BRAO might be a result of platelet-fibrin emboli, cholesterol plaques, or calcified emboli that typically lodge at the bifurcation of retinal arterioles or at a narrowing of a vessel. Obstruction of the blood flow results in partial or complete retinal ischemia and sudden loss of vision [6]. Numerous treatment modalities have been attempted for hemi and retinal artery branch occlusion without notable success. Low-intensity photocoagulation with an argon laser has been used to treat cholesterol emboli associated with BRAO, which resulted in prompt reperfusion of the retina [35]. No immediate treatment effect was observed. The use of thrombolysis for the treatment of BRAO has been the subject of intense investigation. Most authors have attempted to address this issue with intra-arterial thrombolysis [7]. The available data on intravenous thrombolysis are largely limited to isolated case reports or retrospective case series.

The authors employed an Nd:YAG laser to photo disrupt the emboli and administered fibrinolysis therapy via peripheral intravenous infusion of urokinase within the hemi or branch retinal arteries to achieve reperfusion of the retina.

The Nd:YAG laser has a wavelength of 1064 nm, uses infrared light, and has a precise laser focus spot with small, penetrating characteristics. An iridectomy can be applied to the vitreous bands before macular retinal hemorrhage drainage occurs, except in the case of cataracts, intraocular lens front film, and posterior synechia [810]. The retinal artery wall absorbs less infrared light; therefore, low energy radio frequencies should be used for an arterial embolus due to the ionizing effect, which results in cutting of the tissue and the formation of plasma in the target tissue. The shock wave produced by the tissue can disrupt the emboli without harming the arterial wall. The use of Nd:YAG laser treatment for BRAO has rarely been reported. We used Nd:YAG laser pulses to conduct thrombectomies in this group of hemi and branch RVO patients with retinal artery emboli that had been disrupted or translocated, and the blocked artery diameter was immediately enlarged. The treated artery trunk and its branches exhibited completely restored blood flow in 38.2% of the cases, basic recovery in 32.4% of the cases, and partial recovery in 14.7% of the cases; the treatment was ineffective in five eyes (14.7%). A retinal hemorrhage occurred in two eyes following the laser treatment, which presented as a mild VH. Nd:YAG laser treatment using pulses for hemi and branch RVO has certain advantages and a high safety rate. The two cases of retinal hemorrhage resulted from poor patient cooperation. Minor position changes during the laser pulses could cause bias without damage to the retinal blood vessels in patients exhibiting good cooperation. Some reports state that the use of argon ion laser pulses is therapeutically effective for the treatment of arterial emboli, but the wavelength of the laser causes heat damage and is easily absorbed by hemoglobin, resulting in vascular endothelial damage and thrombosis. The Nd:YAG laser thrombectomy does not produce a thermal effect and therefore does not cause these complications.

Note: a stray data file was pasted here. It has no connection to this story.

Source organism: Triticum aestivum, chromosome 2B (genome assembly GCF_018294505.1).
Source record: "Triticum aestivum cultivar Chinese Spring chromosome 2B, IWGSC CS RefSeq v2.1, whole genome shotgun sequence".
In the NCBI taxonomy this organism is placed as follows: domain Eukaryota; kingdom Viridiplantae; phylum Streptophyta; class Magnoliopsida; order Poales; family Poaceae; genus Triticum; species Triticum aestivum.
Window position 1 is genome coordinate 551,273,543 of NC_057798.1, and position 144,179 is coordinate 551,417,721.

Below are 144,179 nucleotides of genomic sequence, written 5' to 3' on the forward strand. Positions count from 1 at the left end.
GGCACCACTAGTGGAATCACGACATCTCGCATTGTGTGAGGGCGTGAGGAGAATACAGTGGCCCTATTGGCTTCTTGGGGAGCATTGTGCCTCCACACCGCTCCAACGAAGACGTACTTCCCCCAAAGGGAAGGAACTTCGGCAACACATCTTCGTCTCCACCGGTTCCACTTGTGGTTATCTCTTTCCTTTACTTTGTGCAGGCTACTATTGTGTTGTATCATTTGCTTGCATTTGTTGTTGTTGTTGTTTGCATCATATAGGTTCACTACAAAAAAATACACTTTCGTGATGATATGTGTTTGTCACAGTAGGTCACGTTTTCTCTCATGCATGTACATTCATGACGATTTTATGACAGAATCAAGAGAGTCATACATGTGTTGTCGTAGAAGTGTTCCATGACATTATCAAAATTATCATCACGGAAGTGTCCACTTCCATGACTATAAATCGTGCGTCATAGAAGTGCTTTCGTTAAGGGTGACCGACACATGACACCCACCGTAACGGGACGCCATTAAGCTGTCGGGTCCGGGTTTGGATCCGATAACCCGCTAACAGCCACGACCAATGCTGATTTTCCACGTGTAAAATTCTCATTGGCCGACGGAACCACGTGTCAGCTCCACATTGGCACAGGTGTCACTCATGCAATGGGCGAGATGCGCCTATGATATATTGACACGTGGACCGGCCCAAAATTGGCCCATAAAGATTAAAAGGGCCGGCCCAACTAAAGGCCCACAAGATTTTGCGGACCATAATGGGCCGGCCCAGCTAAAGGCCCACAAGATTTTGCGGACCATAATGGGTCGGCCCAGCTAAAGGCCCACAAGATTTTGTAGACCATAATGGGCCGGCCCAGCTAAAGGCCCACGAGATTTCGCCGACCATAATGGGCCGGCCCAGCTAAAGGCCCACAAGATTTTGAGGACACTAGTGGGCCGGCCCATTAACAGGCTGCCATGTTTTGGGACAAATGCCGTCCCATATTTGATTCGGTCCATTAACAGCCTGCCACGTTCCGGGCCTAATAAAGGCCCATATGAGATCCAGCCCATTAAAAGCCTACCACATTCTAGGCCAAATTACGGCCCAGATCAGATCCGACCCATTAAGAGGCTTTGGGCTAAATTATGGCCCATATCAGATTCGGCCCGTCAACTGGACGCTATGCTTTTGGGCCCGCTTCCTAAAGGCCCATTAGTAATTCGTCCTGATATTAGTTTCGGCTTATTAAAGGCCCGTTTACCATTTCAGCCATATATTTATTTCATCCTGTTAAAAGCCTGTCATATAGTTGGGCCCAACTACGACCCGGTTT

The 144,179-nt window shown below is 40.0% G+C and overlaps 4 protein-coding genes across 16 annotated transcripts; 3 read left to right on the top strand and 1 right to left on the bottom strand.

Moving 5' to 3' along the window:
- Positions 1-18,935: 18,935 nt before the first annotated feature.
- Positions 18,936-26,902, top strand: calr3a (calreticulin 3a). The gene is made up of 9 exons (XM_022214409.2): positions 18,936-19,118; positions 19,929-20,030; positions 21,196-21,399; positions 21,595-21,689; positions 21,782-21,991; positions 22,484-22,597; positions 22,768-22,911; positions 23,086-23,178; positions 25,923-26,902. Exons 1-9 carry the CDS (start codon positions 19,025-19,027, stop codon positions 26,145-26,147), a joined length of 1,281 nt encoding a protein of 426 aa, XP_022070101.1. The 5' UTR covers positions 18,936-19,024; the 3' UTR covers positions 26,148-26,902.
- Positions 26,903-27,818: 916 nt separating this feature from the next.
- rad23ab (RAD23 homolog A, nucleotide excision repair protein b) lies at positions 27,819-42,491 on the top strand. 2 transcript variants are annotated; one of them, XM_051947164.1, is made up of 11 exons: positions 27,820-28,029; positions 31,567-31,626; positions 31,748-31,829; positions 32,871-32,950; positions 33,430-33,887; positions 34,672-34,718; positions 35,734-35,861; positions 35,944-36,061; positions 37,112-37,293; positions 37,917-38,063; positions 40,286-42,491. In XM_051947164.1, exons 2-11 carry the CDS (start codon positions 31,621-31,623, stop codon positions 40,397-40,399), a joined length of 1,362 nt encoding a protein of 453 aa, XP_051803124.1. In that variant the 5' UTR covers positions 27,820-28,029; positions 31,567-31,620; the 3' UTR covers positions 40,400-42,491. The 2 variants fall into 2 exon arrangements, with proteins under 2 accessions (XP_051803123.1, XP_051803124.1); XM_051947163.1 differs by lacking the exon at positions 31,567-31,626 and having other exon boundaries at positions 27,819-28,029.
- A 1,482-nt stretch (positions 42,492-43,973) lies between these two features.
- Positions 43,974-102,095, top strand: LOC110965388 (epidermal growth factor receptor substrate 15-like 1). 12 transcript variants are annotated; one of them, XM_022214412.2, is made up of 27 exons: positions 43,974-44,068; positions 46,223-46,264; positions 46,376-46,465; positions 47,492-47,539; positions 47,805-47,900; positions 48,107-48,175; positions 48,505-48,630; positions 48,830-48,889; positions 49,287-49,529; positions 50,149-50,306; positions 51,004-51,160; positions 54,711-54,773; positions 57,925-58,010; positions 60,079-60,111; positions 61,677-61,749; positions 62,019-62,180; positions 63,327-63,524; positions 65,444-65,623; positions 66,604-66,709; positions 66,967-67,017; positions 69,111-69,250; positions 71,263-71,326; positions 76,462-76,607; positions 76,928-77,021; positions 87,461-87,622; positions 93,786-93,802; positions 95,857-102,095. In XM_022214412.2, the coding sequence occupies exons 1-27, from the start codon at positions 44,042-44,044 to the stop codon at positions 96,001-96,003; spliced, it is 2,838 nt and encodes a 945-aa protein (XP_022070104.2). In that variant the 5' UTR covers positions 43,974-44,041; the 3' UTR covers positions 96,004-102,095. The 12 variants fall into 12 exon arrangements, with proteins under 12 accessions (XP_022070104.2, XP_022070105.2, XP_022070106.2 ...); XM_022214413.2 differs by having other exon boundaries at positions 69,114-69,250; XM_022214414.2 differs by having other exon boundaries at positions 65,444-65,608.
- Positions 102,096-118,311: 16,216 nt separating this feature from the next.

Urokinase catalyzes the cleavage of plasminogen to plasmin and could degrade a fibrin clot by thrombolysis and produce rapid and positive results. It has short half-life of approximately 16 min, improves vascular adenosine diphosphate (ADP) activity, inhibits ADP-induced platelet aggregation, and prevents thrombosis [11,12]. In this group of patients, Nd:YAG laser thrombolytic therapy combined with surgery and FFA improved the blood flow more than simple laser surgery and significantly improved the blocked artery, resulting in no bleeding, concurrent abnormalities, or other systemic diseases. The treated artery trunk and its branches exhibited completely restored blood flow in 47.1% of the cases, basic recovery in 44.1% of the cases, and partial recovery in 8.8% of the cases, indicating that patients who underwent Nd:YAG laser treatment combined with thrombolytic therapy exhibited further dissolution of small emboli with an improved therapeutic effect.

Mason et al. [13] reported that the vision prognosis after BRAO appeared to correlate with the presenting visual acuity (VA) and that eyes with an initial VA of 20/40 or better typically remained at 20/40 or better. Individuals with poor VA (e.g. 20/100 or worse) generally did not show significant improvement. The researchers concluded that it might be misleading to indicate that 80% of eyes with BRAO improve to 20/40 or better (as described in previous reports) when the final BCVA is so closely related to the presenting BCVA. Damage to the hemi and macular branch of during retinal artery occlusion, regardless of whether it is dependent on cilia or the macular retinal artery, is closely related to the quality of the central vision. The retinal artery occlusion site was different in this group of patients, and thus the effects on vision were significantly different. For these patients, we could not simply evaluate the efficacy of the central vision. FFA could be used to determine retinal vein circulation, the range of obstructive vascular injury, and whether the macular circulation was impaired, which demonstrated its importance for the effectiveness of disease treatment. Retinal artery occlusion after treatment and before the peak fluorescence duration of 3–40 s might explain the persistence and extent of the obstruction severity, and a shorter time allowed retinal circulation to recover. In this group of patients, at 12 h to 9 d after the onset of treatment, most of the patients had missed the opportunity for the best timing of treatment. FFA showed partial recovery in three patients but produced no improvement in vision. The blocked artery supply area showed completely irreversible retinal damage.

Recent reports have shown immediate restoration of retinal blood flow after TYE, in addition to rapid restoration of the BCVA [14,15]. Complications such as vitreous subretinal hemorrhages were observed. In these cases, laser treatment resulted in dramatic improvement in the BCVA and restoration of the retinal blood flow despite a small amount of vitreous hemorrhaging.